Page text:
Experts Advice Govt to Act Swiftly on Drought

Experts Advice Govt to Act Swiftly on Drought

Lilongwe: Agriculture experts in the Malawi capital say the government needs to promptly conduct an assessment to have a right picture and data of how many people have been affected by the dry spell so as to make right decisions.

Horace Phiri and Leonard Chhimwaza say the dry spell has hit most parts of Southern Africa due to the El Nino phenomenon, and countries will be competing for support from donors, hence the need for Malawi to swiftly get the required information.

The two have tipped the Malawi to be prompt in it's decision making.

The Zambian government has declared the prolonged dry spell in the country a national disaster, calling for support as approximately 1 million of the 2.2 million hectares of planted area for maize has been destroyed.

In light of this, the experts say the Malawi government should disregard the first crop estimates who's results it released last week and conduct a new assessment.

Phiri says at this time, most countries will seek support from development partners thereby a quick assessment by Malawi will help on how to move forward.

“So, countries have to compete in order to get assistance. The earlier we start flagging that we may have a potential food deficit the better because we will fit in with whoever is going to bring assistance to the region; we will be part of their plan. But if we delay, that may affect our ability to get assistance,” he said.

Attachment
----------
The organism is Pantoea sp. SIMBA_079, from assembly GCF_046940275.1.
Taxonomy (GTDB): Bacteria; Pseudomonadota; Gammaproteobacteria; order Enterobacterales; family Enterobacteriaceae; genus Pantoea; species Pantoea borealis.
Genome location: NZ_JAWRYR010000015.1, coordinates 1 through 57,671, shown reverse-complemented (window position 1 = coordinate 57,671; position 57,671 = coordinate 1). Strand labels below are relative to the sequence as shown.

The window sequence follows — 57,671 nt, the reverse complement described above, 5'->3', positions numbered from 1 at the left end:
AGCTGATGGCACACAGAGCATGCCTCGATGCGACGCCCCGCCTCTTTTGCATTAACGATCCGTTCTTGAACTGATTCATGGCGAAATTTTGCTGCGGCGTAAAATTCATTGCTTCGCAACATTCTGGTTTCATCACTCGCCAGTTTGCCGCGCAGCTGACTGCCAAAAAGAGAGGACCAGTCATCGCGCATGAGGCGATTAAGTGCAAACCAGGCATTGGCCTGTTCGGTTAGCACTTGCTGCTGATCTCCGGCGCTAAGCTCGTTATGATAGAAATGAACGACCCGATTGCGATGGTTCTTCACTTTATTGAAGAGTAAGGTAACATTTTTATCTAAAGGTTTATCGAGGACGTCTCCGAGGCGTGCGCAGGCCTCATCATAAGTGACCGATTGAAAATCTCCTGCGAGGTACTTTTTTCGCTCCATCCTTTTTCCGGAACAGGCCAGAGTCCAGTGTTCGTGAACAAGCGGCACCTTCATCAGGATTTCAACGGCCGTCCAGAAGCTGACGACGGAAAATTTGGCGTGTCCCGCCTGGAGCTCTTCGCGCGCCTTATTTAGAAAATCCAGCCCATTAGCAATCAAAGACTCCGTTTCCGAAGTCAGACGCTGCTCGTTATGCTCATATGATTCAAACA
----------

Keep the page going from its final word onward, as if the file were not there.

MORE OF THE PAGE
Concurring with Phiri, Chimwaza says the government should continue implementing measures put in place to help those affected by hunger while waiting to conduct a new assessment.

“If we delay in conducting proper assessment in as far as the prolonged dry spell is concerned, then what it means is that we will also delay on decision making because we just need to have the information on the data now so that proper decisions are made."

Minister of Agriculture Sam Kawale says a second round of crop production estimates will be done this month and the government has already put in place strategies to help those likely to be affected by hunger.

The estimates indicated that the country is like to have a high maize yield, a development that sparked criticism against the authorities given the reality on the ground.

Kawale later clarified that the assessment was conducted prior to the planting period when the pinch of the drought had yet been felt.

Meanwhile, the Department of Climate Change and Meteorological Services says lakeshore areas and the northern part of Malawi will continue experiencing heavy rains, whereas the Central and Southern parts will experience intermittent rainfall.

The department further says from Monday, many districts in the country will experience heavy rains.

Several countries in the Southern Africa region have this year been hit by a spate of dry spells which is likely to lead into hunger as large portions of cereal crops have wilted.

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